• Lukas Kendall

Wrinkled Booklets!


Above: When we were selling FSM CDs from our Culver City office, before I finally got fed up and sent it all to Screen Archives, we were so overloaded with stock we had boxes in the bathroom! I think I took this pic (9/8/04) right before we shipped it all out.


There was an FSM message board thread about wrinkled booklets last month—I saw it right before we went on vacation, so I didn’t have a chance to keep up with it.


I can’t spend too much time on this because it’ll make me crazy...but one of the most frustrating things as a label was dealing with defective packaging: meaning not only wrinkled booklets but cracked cases and scratched discs.


The short of it is that, as Lando said, “It’s not my fault!”


Did we check the box from the pressing plant, “Save 10% to use subpar materials”? No! (There is no such box.)


Did we say, “Hey, you know what would be fun? Let’s stomp on all the boxes to mess up the CDs, that would be hilarious!”


Did we find a bunch of cracked cases and say, “Aw, let’s sell these anyway, nobody will notice.”


No!


I don’t like to play the “victim card,” but yeah, we were victims of it, too. Just like you.


I distinctly remember on The Prodigal, for whatever reason, the printer used a slightly too-heavy paper stock for the booklet. Consequently, all of the booklets became wrinkled on the cover between the staples.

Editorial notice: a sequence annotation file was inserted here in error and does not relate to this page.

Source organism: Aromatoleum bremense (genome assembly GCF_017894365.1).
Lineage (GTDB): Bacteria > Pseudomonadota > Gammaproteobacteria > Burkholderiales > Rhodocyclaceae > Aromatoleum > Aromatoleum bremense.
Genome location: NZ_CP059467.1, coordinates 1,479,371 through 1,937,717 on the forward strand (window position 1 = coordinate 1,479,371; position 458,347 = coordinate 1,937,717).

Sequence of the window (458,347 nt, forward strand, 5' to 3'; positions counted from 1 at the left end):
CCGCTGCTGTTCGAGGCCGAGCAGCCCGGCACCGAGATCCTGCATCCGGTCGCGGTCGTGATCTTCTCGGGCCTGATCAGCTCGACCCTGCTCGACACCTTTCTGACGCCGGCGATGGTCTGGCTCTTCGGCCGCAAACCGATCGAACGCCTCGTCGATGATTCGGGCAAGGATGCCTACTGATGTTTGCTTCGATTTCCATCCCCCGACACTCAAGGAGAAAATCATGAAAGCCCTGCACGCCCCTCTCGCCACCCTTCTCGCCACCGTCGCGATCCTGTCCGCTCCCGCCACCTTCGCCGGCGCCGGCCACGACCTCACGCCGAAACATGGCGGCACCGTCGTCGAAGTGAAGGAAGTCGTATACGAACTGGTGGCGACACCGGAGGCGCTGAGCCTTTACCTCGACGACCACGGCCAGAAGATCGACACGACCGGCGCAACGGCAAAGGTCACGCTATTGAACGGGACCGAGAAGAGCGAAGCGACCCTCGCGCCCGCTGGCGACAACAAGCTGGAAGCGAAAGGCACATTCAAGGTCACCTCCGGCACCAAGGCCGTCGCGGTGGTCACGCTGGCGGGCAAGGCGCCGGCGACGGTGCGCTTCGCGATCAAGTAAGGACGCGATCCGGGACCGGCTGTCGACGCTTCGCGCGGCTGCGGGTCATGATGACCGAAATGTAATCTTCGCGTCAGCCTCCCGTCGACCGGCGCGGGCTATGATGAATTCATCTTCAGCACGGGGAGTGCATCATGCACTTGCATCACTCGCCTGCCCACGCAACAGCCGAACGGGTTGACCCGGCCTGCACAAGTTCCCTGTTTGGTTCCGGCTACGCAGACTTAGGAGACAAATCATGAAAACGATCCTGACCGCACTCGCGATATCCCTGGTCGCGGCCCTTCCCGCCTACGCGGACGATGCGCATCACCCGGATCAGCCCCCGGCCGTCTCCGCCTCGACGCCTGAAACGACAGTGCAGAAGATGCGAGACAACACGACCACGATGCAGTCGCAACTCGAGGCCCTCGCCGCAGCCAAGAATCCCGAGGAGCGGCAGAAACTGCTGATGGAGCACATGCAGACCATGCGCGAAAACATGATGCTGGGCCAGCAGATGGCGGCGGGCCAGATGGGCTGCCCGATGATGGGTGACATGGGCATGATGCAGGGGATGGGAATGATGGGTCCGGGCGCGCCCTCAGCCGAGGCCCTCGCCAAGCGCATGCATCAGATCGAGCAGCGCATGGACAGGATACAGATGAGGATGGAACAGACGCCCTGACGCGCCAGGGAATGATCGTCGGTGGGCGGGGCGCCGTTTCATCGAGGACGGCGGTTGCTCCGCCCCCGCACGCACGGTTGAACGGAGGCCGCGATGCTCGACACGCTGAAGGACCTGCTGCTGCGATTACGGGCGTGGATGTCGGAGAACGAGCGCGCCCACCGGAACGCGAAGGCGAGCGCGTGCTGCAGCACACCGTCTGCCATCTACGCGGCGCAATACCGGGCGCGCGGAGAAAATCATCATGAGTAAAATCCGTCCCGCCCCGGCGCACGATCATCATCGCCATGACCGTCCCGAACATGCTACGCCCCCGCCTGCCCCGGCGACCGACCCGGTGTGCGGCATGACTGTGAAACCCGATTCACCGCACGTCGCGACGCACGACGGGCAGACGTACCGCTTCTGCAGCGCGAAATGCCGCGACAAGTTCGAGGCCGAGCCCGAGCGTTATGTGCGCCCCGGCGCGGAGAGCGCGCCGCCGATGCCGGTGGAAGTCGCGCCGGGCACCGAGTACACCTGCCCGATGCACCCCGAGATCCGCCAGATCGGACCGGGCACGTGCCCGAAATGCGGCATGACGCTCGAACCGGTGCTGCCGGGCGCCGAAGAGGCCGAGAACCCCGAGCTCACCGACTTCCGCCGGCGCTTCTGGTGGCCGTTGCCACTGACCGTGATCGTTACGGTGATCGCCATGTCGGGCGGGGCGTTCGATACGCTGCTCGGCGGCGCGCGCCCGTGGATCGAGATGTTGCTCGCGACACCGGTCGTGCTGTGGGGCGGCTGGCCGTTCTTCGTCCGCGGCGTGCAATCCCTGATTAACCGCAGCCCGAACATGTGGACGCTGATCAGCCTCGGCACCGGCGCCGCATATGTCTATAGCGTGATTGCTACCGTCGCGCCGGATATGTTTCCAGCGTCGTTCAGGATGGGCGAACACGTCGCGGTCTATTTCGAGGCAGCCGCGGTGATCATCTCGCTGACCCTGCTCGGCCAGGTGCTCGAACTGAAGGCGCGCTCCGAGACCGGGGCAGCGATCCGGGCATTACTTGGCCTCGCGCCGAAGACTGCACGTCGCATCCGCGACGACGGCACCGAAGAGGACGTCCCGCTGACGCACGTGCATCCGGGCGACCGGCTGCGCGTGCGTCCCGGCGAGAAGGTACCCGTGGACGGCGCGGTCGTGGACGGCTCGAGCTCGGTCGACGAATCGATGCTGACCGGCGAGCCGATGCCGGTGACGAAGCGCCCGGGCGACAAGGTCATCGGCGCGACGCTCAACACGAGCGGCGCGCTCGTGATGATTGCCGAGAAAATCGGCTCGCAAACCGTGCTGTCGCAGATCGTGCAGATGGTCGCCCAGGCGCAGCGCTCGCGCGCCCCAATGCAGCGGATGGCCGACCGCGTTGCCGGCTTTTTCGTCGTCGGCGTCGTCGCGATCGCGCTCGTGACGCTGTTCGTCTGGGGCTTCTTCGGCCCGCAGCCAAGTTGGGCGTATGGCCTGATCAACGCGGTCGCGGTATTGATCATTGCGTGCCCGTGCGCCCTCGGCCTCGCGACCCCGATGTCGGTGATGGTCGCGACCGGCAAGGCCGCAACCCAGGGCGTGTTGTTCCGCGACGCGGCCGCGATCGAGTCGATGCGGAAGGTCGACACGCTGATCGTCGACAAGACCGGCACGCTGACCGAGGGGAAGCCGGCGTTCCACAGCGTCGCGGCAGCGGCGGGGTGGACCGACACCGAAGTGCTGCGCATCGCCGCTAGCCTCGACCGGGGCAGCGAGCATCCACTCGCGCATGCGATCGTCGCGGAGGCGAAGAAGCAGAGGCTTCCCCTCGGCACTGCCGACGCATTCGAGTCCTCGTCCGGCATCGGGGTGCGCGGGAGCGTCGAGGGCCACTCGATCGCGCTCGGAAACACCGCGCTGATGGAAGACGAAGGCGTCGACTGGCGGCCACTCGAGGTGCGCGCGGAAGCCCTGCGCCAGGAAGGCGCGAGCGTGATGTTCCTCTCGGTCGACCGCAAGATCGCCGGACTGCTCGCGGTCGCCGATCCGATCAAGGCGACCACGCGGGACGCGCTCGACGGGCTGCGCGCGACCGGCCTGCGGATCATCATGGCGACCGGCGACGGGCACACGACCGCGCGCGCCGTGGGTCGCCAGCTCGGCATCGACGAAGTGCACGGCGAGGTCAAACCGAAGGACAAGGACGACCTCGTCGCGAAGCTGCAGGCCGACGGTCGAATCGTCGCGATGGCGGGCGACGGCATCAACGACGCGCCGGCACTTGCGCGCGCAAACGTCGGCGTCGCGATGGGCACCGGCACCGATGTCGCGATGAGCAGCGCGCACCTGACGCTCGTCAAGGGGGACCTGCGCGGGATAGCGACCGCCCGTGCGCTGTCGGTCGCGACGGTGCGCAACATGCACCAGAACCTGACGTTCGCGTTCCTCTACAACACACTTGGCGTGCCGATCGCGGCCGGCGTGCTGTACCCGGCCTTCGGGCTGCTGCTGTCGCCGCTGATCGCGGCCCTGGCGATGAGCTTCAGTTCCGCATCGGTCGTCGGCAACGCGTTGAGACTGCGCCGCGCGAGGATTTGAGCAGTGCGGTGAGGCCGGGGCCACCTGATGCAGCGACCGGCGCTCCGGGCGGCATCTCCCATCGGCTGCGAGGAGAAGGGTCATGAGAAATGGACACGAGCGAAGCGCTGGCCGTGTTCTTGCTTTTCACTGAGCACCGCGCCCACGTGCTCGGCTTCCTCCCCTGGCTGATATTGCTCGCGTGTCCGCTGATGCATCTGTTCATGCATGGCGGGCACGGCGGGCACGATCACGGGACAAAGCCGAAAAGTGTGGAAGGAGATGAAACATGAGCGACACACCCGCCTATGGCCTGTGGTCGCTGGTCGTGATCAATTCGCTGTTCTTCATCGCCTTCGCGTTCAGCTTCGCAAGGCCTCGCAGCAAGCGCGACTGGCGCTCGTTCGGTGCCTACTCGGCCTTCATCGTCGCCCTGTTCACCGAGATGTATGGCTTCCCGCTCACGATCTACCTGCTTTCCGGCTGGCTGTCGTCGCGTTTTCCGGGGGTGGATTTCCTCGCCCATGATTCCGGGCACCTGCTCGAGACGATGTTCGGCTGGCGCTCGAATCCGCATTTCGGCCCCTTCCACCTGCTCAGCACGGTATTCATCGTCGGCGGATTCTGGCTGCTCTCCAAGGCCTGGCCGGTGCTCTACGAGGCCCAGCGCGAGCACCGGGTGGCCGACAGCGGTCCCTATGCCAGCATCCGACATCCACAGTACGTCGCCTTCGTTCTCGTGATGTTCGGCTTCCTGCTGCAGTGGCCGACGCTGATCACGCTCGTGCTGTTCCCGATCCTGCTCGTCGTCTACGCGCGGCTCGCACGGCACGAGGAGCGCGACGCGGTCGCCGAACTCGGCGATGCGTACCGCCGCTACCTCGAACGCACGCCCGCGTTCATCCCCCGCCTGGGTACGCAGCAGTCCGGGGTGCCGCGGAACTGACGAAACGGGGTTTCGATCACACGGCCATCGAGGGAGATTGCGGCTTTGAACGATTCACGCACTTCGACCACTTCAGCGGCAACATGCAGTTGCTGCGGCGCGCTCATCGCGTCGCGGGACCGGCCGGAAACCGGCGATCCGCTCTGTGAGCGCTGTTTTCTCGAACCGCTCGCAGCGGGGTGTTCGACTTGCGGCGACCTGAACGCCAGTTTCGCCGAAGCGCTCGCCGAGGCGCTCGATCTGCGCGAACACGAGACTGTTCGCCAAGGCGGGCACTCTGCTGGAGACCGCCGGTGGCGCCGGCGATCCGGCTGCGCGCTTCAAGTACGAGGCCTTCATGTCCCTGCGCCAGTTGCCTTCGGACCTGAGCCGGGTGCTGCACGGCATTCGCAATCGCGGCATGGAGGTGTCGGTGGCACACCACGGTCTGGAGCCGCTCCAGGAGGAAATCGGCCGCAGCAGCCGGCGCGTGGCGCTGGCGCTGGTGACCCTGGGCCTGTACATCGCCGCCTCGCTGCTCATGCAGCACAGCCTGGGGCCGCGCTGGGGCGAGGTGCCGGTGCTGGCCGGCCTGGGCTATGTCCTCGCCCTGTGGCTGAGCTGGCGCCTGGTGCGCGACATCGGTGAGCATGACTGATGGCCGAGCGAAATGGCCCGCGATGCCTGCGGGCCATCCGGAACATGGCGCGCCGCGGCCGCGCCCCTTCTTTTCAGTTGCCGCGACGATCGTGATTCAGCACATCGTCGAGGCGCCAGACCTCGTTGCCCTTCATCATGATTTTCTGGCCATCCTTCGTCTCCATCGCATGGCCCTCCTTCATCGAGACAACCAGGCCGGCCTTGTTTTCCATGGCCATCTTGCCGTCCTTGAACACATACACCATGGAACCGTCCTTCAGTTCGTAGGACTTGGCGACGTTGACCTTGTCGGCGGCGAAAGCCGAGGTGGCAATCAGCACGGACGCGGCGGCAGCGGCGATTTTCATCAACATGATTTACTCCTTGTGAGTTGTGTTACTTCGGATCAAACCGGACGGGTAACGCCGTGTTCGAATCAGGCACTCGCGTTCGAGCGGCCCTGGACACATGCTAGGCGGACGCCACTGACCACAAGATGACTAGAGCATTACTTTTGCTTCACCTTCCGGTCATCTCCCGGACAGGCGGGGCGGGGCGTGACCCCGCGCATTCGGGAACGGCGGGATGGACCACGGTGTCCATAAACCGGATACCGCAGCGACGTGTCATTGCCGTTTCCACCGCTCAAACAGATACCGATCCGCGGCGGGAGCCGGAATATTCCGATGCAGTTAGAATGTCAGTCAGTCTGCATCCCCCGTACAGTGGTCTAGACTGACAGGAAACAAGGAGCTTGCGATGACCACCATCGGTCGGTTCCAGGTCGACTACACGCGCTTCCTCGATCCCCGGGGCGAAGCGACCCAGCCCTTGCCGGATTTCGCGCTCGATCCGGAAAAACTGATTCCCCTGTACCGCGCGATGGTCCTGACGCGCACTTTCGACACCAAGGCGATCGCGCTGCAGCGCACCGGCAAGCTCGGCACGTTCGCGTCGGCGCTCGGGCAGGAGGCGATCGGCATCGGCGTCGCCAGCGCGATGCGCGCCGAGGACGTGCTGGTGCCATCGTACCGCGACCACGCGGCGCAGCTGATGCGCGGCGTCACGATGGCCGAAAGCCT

And yeah, some customers noticed and asked for new ones.


So here I am, after hours at the office, opening box after box, looking for the rare unit where the booklet was not wrinkled, to placate a particularly disgruntled customer.


At least in that case, I didn’t have to tear off the shrink wrap to try to find a “good one.”


But sometimes the discs themselves got scuffed—probably because, despite all the technology out there, I think the only way pressing plants can get the discs inside the jewel boxes is to pay workers to do it.


And in that case, there was no recourse except to slice open one unit after another—and when there are scuffs on one, there tend to be scuffs on lots of them, because of whatever set-up the plant used.


It takes a lot for scuffs to actually affect playback (the technology is remarkable)...but some customers had OCD about it. And, you know, the customer is always right.


I do remember the occasional customer sending emails and camera pix like a lawyer suing after an airplane crash, to document the damage. It could be a bit much to take!


Anyway, like I said, I’ll make myself crazy.


But if you were ever bit by this as a customer, just know—it bit us too!

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